Monday 2 February 2015

Macbeth by design

Keel Watson (Macbeth) and Banquo's Ghost - Macbeth - English Pocket Opera Company - Photo Emily Bestow
Keel Watson (Macbeth) and Banquo's Ghost
English Pocket Opera Company - Photo Emily Bestow
Verdi Macbeth; English Pocket Opera Company, Central St Martin's; Platform Theatre
Reviewed by Robert Hugill on Jan 31 2015
Vibrant performances and imaginative design

English Pocket Opera Company (EPOC) is a group which creates opera for, by and with children and young people. For the last 7 years they have done an annual project with the BA (Hons) Performance Design and Practice course at Central St. Martin's in which students from the course design an opera. This year the opera was Verdi's Macbeth, presented at the Platform Theatre at Central St. Martins. I saw the Saturday matinee (31 January 2015) which was one of the performances open to the public, whilst the other performances were for schools. The production was directed by Paul Featherstone, who also sang Macduff, with Keel Watson as Macbeth, Anna Gregory as Lady Macbeth, Simon Wilding as Banquo, Grace Nyandoro, Rosalind O'Down and Grainne Gillis as the witches, Alexander Wall as Malcolm, Mai Kikkawa as the lady in waiting, Will Ferguson as Duncan and T. Delaunay as Fleance. Accompanying the opera on the piano was musical director Philip Voldman. The production also features the 30 strong EPOC Community Chorus.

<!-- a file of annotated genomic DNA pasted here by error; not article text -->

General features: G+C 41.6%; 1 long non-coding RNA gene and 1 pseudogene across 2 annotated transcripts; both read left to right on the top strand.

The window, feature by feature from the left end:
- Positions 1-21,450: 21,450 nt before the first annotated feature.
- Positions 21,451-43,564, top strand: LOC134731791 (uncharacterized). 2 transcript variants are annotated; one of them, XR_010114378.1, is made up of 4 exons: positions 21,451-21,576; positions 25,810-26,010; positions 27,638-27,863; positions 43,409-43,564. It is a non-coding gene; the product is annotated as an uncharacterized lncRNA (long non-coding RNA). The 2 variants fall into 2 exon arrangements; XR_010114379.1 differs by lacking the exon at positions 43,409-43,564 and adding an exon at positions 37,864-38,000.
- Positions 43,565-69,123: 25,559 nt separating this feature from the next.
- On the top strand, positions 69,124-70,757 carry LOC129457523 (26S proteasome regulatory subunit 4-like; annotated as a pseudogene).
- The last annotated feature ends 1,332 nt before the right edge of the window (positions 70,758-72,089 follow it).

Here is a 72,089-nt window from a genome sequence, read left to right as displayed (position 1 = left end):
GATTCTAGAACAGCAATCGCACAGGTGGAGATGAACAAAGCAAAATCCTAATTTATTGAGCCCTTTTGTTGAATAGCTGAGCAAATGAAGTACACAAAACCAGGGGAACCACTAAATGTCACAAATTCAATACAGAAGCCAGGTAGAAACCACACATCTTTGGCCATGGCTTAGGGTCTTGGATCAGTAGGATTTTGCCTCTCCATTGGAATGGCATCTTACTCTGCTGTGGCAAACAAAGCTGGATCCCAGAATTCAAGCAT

The student designers whose work featured in the show were Emily Bestow, Rosemary Elliott-Dancs, Katrina Felice, Harriet Fowler, Rosie Gibbens, Alice Guile, Rosemary Millbank and Roisin Staver. The lighting designer as Alex Hopkins.

Macbeth - English Pocket Opera Company - Photo Joshua Hayes
English Pocket Opera Company - Photo Joshua Hayes
The opera was sung in Andrew Porter's sympathetic English translation, one which cleverly manages to work in some of the best known phrases from the play whilst always remaining approachable and never arcane or arch. The opera was trimmed down and performed without an interval, lasted around an hour and three quarters. The audience was very much a family one, with lots of children running around the cafe area before hand, and as far as I could see remaining entranced throughout the production.